The Daily Tar Heel

Serving the students and the University community since 1893

Sunday January 29th

Baltimore Misses Its Biggest Fan\

The Ravens brought an NFL championship back to Baltimore for the first time in 30 years.

But amid the manic cheering that ensued in Charm City last night, a sobering reminder surely lingered, leaving a twinge of melancholy.

This was the first Super Bowl without John Steadman. And he would have loved to have been there.

Mr. Steadman was one of nine reporters to have attended every championship game until yesterday's game in Tampa.

For more than 50 years, he was the authoritative voice of Baltimore sports, first as a staff writer at the Baltimore News-Post, then as sports editor at the News American and, finally, as a columnist at the Baltimore Sun.

Up until Dec. 10, Mr. Steadman never missed a Baltimore Colts or Ravens game, covering 719 games in a row. It was a streak that rivaled one of another prominent Baltimore sports figure named Ripken.

Except that Cal Jr. never needed his wife to push him to work in a wheel chair toward the end of his streak.

Toward the end of his, Mr. Steadman sometimes did.

He was diagnosed with cancer in the fall of 1998. He began chemotherapy and radiation treatments soon after, continuing to write his weekly column.

Mr. Steadman was a champion of underdogs, a compassionate man who always looked for and wrote about the person and the heart behind the story, who loved people and loved Baltimore and was loved deeply in return.

I was fortunate enough to get to know Mr. Steadman on a personal basis and see for myself what a great man he was.

I first met him last spring.

In the winter of 1999, the Baltimore Sun established a sports internship in his name. The first recipient was to grab pen and reporter's notebook in the summer of 2000.

Preference for the internship was to go to a graduate of Mr. Steadman's high school, Baltimore City College. A City grad, I eagerly applied, and a couple weeks later I had been selected as the first John Steadman Sports Intern.

The Sun's Sports Editor, Molly Dunham, arranged for the three of us to have lunch together while I was home on spring break.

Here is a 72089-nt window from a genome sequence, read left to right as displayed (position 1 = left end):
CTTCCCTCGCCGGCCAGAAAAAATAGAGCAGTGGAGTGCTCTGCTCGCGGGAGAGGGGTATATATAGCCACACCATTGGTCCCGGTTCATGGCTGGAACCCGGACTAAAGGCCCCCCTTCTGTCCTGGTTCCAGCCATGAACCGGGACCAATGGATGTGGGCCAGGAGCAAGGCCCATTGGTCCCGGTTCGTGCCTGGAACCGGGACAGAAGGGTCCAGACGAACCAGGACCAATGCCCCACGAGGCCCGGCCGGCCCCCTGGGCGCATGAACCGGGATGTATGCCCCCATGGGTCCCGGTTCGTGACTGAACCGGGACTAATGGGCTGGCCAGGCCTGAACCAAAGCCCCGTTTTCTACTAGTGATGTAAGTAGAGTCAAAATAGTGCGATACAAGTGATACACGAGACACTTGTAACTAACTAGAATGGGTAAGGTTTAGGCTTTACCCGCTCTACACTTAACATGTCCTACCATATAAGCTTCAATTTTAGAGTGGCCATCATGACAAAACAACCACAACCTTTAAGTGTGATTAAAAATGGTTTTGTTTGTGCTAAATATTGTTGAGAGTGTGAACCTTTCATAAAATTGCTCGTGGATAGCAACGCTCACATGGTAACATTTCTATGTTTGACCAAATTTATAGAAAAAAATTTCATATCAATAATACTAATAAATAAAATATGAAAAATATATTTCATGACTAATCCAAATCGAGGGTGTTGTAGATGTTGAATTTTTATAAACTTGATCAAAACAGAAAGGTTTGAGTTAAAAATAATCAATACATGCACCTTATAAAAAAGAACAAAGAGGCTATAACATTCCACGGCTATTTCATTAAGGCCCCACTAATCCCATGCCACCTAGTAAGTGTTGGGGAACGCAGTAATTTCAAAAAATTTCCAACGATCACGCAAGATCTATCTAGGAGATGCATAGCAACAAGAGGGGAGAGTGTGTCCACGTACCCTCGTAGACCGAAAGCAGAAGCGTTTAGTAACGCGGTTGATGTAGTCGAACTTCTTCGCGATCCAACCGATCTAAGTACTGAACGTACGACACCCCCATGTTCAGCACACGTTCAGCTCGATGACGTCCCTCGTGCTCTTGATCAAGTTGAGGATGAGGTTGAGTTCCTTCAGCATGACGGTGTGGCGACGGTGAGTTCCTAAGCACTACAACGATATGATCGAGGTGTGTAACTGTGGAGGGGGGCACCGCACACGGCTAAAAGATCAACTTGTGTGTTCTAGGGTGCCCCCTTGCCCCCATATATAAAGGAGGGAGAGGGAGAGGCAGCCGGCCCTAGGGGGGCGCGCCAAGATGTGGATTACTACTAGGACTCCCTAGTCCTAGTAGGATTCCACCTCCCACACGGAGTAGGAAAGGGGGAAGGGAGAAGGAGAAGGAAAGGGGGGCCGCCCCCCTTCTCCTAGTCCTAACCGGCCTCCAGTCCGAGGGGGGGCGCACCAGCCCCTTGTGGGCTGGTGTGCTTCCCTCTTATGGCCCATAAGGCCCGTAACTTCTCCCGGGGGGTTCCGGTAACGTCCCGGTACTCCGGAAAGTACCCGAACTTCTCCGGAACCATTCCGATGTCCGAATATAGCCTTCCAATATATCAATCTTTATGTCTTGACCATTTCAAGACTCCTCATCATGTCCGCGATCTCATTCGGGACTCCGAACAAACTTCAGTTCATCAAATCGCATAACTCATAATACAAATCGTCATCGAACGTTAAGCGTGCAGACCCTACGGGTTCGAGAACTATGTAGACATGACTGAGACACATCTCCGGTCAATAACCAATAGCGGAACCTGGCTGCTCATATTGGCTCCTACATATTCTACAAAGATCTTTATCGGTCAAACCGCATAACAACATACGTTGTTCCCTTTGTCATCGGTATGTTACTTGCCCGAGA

On the day of our lunch, I walked into the sports area on the fifth floor of the newspaper's building downtown.

There was Mr. Steadman, sitting in a chair in a tie and sports jacket. He immediately recognized this nervous neophyte as the young man who would make the first attempt at honoring his legacy. He rose out of his chair, smiling warmly and extending his hand.

During the lunch, Mr. Steadman flexed the uncanny memory that was one of his most remarkable and enduring trademarks, regaling us with stories about the people he had met in his travels as a sports writer.

As we were preparing to leave, Mr. Steadman told me he enjoyed getting to know me.

"You haven't even written a word for us," said the man who had only met me 40 minutes earlier, "and I'm already proud of you."

He is still the only person outside my family to tell me I made him proud.

A week later, Mr. Steadman sent a letter to my house, typed on an old upright typewriter on Sun stationery.

He began his letter "Dear Friend James."

In the note, he expressed his pleasure with our meeting, crediting my parents for doing a fine job in raising me. He told me he was sure I would do well as I pursued the craft of sports writing.

"There will be good days and bad, as with any other creative endeavor, even painting houses," Mr. Steadman wrote in his letter, "and as the old pitcher Carl Hubell used to say, 'even rain.'"

His illness gradually began to take its toll on his body. Some days when I saw him at the office, he looked great. Other days, I could tell he was in pain.

When I called Mrs. Dunham during winter break, she told me the news.

Mr. Steadman's cancer had spread to his brain, and the doctors did not expect him to live through the holidays.

On Dec. 31, 2000, the Ravens won the first playoff game in franchise history 21-3 against the Denver Broncos.

On Jan. 1, 2001, John Steadman was dead. He was 73.

I went to his funeral four days later. So did more than 400 people, crowded into a church in downtown Baltimore.

Among them were several old Baltimore Colts, Orioles owner Peter Angelos, broadcaster Jim McKay and scores of reporters from the Sun, the Washington Post and the defunct News American. All came as friends.

Three weeks later, the media observed a moment of silence in the press box for Mr. Steadman in Tampa.

Sixty minutes later, the Ravens were Super Bowl champions.

A city celebrated late into the night.

Somewhere, John Steadman celebrated with it.

James Giza can be reached at giza@email.unc.edu.

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